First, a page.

Bill Pullman, the actor you may know from such films as Casper, Singles, Independence Day and Spaceballs, visited Denver yesterday before the two screenings of the new Western he stars in called The Ballad of Lefty Brown. Directed by Jared Moshé, this film follows the unlikely and slightly awkward sidekick, Lefty Brown (Pullman) rather than the good-looking, rugged main man, Eddie Johnson (Peter Fonda.) It’s a hero’s journey, but the hero is humble, uncertain, and at times very unprepared for the obstacles he faces. In fact, without divulging too much of the storyline, Johnson is killed almost immediately, leaving Lefty to his own devices and as the surprise leading character. Pullman’s performance as Lefty is at times frustrating, at times heartbreaking, subtly humorous and more relatable than any other Western’s leading character. It also adds an endearing depth to Pullman’s repertoire of comic relief type character acting without seeming too contrived.
Westerns may seem overdone, but The Ballad of Lefty Brown has a more authentic vibe. Filmed entirely in Montana, the cinematography captures a landscape that more people in the Rockies can relate to. It’s not so focused on major landmark shots, but rather with sparsely forested foothills, big sunsets and sunrises, meadows filled with tall grasses and thistle, and of course those snow covered mountains. Montana did not pay a film incentive to have The Ballad of Lefty Brown filmed there partly because Pullman owns a ranch in Montana. Also, Moshé was attracted to the power of filming a Western in a picturesque town that had never seen a film crew before.
And it’s unlike those old-school Westerns because of Pullman’s character as well— a hapless old man, searching for so much more than his best friend’s murderer, searching for his own place in the world. Lefty might very well have some kind of borderline personality disorder, and there will be moments when you want to shake him, in the end it would be nearly impossible to not be on his side.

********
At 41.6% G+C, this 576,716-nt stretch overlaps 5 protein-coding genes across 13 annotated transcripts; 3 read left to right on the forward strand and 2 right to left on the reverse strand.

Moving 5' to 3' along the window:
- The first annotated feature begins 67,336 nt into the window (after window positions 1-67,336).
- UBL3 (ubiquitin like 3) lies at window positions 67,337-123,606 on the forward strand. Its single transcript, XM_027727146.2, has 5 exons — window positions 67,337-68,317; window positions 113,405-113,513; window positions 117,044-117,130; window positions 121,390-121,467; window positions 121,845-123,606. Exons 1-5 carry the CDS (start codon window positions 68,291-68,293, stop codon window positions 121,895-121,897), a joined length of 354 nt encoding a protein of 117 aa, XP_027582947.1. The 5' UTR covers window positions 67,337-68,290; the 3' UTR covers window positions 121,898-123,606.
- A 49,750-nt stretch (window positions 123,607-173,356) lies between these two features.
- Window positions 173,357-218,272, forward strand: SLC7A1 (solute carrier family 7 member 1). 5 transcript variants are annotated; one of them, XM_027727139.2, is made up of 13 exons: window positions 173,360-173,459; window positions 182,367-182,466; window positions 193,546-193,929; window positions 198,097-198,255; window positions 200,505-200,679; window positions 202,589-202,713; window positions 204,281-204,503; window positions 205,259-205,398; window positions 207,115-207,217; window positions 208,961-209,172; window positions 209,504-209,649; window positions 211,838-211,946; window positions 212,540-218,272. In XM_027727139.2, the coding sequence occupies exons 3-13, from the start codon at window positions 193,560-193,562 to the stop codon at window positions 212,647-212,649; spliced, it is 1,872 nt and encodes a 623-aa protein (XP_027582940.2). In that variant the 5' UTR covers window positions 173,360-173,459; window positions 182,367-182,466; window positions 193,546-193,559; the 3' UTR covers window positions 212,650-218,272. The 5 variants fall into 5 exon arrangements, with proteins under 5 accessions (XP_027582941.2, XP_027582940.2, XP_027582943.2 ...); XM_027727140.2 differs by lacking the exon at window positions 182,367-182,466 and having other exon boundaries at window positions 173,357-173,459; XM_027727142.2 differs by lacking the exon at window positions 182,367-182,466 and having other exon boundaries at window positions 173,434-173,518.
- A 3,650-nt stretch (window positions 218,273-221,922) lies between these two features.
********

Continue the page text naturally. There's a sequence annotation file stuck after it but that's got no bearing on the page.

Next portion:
The Ballad of Lefty Brown was originally only planned for one screening at the Denver Film Festival as a Red Carpet presentation at the Ellie Caulkins Opera House on November 8 but was sold out so quickly that film organizers squeezed in another matinee showing at Sie FilmCenter that same day. Pullman was already planning on attending the Red Carpet screening, and made an appearance at Sie for a question and answer session with festival director Britta Erickson and a few audience members.
Erickson introduced Pullman with a short description of him as a friend of DFF, having come to Denver previously for screenings of other films. Pullman responded, “Lefty Brown was a movie we shot in Montana right near [my] ranch, and I have been in Montana since the ’70s and Denver was always the flagship city of the Rockies. It’s important to come to ‘the mecca’ to show a film, and so here I am in the mecca showing a Western.”
Britta Erickson: You’re no stranger to the west, having your ranch in Montana. But how did being in a Western film come about?
Bill Pullman: [Jared Moshé] wrote it with me in mind, but I always take that with a grain of salt. It was a surprise to see the script, and know he wrote it for me, because I wasn’t expecting it. I thought, ‘have I done this guy in another film, or does he remind you of me?’ We had a very close collaboration while he was writing the script, which is unusual. At first we were going to have it in New Mexico, and when we changed it to Montana we had to go back through the script page by page and make sure everything was accurate. He chose Bannock, an old territorial capitol of Montana, and now a ghost town. No movie has ever been shot there, so it was the power of the new. It wasn’t like going to Calgary to shoot a Western—which has obviously been done before. Montana was also excited to have him, the people did everything they could to figure out how to do it.
BE: Was it challenging to play Lefty?
BP: I think a lot of it comes from me being from a small town. I remember there was a kid in our school yard that kind of looked out for me. He was a little older and he rescued me out of a gnarly little fist fight, and I always remembered that thinking about how it would be to grow up being the supporting cast. Jared says it’s a coming of age story for a 63 year old man. It’s when you think about the first time you ever had to make a promise and be the one who had to carry through with it, or the first time you’ve been betrayed by your closest friends. It’s the rite of passage to live in the world, to claim responsibility for yourself. I think coming that late to it made [Lefty] more vulnerable.
Audience member: How did you prepare for this role?
BP: I meet a lot of riders and a lot of people who think they think they’re in a Western. They act sometimes like they’ve got a camera on them. Then there’s just what happens when you get out there, in the rain, bad terrain, with spooked animals, and all that behavior inspired me. The most authentic ones are the guys who have a certain rhythm in the way they talk, and I think this role was a chance to drop into a lot of that, which I’ve been seeing and experiencing for many years. And then I had to find the limp.
Though you missed your chance to see the film before it hits screens around the world, it will be back in theaters in Denver at the end of this year or beginning of next.